March is "Women’s History Month" when the United States Library of Congress and six other national entities pay tribute to women who have made their mark on society. In 1981Congress designated a week in March as “Women’s History Week." It took the National Women’s History Project to convince Congress to designate the entire month. So today I'd like to reflect on recent women I've grown to love. While writing Yours in a Hurry, the women in the story became increasingly more interesting. My great aunt Anna was gutsy to move from a small village to Los Angeles in the 1910's, but I know little about her life there. Here are three of the first American women aviators. Sadly, they are mostly forgotten.
Harriet Quimby, (1875-1912)
Harriet was famous long before she started working for Leslie's Illustrated Weekly--a journalist in San Francisco with Jack London, an actress and screenwriter with D.W. Griffith, drama critic, photographer for Around the World with a Camera (1910), and much more. She was also beautifully photogenic—dark hair, green eyes, model perfect and sophisticated. She is most remembered as the first American woman to achieve a aviation pilot's license.
She became interested in flying while writing about it. She was influenced by other aviators, especially John and Matilde Moisant. She earned her pilot's license on August 1, 1911. After an aviation exhibition in Mexico, her goal was to be the first woman to fly across the English Channel. She reached that goal when she took to the sky from England on April 16, 1912. She was probably disappointed in the tepid homecoming she received for her achievement. Not only was the public's attention focused on the Titanic disaster of April 14, but New York was in the midst of suffragist demonstrations. The independent, confident Harriet wasn't popular with those on either side of the issue. She wasn't sympathetic to the crowd mentality of the suffragists, and other New Yorkers evidently weren't in the mood to celebrate an assertive woman. Harriet continued flying and writing significant articles about aviation, social causes and issues of interest to women until her untimely death.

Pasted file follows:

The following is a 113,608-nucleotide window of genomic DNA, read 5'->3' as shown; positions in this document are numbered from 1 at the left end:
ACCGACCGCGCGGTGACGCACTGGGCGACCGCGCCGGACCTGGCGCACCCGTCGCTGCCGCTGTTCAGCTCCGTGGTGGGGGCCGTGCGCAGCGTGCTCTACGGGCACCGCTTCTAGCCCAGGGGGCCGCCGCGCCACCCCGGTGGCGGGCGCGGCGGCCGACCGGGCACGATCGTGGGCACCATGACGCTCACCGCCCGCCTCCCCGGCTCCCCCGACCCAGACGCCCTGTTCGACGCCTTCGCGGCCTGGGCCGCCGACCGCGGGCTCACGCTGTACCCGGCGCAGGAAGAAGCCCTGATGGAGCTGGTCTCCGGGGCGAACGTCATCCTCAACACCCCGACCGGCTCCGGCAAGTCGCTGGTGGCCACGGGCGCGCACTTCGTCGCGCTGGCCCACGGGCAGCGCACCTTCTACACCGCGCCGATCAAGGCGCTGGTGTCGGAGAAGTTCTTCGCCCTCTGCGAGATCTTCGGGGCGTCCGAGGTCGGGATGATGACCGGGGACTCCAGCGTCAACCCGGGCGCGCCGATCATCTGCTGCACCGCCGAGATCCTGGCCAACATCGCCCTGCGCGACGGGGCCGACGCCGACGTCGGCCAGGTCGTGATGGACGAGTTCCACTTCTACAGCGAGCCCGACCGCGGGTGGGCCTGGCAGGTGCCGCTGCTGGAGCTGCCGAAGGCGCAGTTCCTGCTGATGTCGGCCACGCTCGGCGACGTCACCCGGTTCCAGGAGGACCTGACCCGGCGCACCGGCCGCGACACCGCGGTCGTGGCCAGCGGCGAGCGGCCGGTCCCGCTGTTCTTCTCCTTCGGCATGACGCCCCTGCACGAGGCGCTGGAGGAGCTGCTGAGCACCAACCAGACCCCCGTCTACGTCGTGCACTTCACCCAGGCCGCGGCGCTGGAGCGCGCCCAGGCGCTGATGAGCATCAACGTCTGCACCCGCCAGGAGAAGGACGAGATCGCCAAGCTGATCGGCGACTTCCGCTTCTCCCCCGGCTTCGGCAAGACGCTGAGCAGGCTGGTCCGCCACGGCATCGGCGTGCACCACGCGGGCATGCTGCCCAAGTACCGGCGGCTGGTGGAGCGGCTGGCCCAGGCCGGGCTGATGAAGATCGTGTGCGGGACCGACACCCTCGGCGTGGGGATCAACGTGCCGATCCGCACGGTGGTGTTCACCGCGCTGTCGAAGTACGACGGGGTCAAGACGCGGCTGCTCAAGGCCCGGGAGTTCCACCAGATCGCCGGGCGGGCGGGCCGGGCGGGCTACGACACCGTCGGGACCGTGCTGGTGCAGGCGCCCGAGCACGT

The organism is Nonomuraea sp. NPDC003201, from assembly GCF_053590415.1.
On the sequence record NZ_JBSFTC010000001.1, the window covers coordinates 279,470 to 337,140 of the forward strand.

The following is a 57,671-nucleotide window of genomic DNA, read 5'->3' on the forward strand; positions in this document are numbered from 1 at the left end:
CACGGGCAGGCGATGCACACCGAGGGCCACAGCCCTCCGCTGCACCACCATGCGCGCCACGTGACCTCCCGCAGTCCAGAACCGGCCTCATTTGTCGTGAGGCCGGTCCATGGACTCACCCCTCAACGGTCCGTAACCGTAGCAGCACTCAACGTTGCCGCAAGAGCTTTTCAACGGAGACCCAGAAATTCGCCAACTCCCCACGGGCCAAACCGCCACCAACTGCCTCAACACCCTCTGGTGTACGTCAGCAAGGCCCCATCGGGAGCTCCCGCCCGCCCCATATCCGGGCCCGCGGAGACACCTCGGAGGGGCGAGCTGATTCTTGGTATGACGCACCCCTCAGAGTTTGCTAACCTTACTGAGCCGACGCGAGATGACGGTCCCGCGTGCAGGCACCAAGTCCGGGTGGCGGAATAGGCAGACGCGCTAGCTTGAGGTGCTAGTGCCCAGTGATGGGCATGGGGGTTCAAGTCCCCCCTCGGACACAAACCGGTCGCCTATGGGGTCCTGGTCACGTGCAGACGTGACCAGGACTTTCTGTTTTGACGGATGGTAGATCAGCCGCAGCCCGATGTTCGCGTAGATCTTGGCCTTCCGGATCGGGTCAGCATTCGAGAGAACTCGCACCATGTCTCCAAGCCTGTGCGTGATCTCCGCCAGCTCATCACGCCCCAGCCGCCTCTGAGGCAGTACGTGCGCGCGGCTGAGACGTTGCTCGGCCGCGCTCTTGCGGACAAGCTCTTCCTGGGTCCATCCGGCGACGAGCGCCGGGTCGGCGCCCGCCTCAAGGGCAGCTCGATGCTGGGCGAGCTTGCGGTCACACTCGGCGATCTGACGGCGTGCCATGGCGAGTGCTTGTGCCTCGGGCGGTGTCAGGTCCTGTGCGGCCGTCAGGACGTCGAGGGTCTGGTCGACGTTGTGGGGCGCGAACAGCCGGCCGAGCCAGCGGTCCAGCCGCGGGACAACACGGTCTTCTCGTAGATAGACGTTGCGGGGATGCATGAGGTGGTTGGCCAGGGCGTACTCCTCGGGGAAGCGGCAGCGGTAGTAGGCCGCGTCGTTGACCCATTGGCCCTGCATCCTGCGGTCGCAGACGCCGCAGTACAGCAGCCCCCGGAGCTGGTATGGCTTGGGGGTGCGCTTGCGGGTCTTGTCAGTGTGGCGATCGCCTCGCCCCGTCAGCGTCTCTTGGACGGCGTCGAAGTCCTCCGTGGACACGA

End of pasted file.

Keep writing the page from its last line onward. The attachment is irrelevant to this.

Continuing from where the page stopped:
Matilde Moisant (1878-1964)
The Moisant Family was discussed in an earlier blog. After John became the first American aviator to cross the English Channel, his sister Matilde became the second American woman to achieve a pilot's license. Matilde was the first woman to fly in Mexico while the Moisant troop was there performing for President Madero's inauguration events. It was during that time that she and her troop became stranded for several months by revolutionists under Emiliano Zapata. Matilde was given credit for her handling of the difficult situation.
After retiring from flying, she remained active in the family business, developing and marketing aeroplanes and setting up aviation training schools. You can read more about this interesting family in Doris L. Rich's The Magnificent Moisants.
Blanche Stuart Scott (1885-1970)
The spirited Blanche Stuart Scott was the first American woman to fly in an aeroplane. She wasn't the first to get a pilot's license because, as she put it, all of her time performing in exhibitions should be enough to prove her ability to fly.
Blanche was born in Rochester, New York. She was most likely the first female in automobile sales. On May 16, 1910, thousands lined up to watch the freckle-faced red-head leave New York City in a white and silver Lady Overland automobile. The cross country trip was sponsored by Willys-Overland of Cleveland. Each side of the auto read, 'The car, the girl, and the wide, wide, world— New York to San Francisco'. Few roadmaps and only 218 miles of paved rural roads existed in the country.
Forty-two days later, the Lady Overland arrived in San Francisco and Blanche was an immediate celebrity. A Glenn Curtiss company representative soon recruited her to take up flying. After her air exhibition years, Blanche became a test pilot for Glenn Martin and then gave up flying at the start of World War I. She worked as a script writer, film producer, radio broadcaster, and aviation historian for museums. Before her death at age 84 she was the first woman to fly in a jet in 1948 as a passenger of Chuck Yeager.
Please mention these women to any young women you know who are interested in the arts or science. Harriet Quimby, a Renaissance woman with many talents, is one whose story we should especially remember.
Source: Library of Congress Women's History Month website http://womenshistorymonth.gov/about.html
Photographs: Library of Congress
Next time: What's in a Name?: A Writer's Dilemma in Naming Characters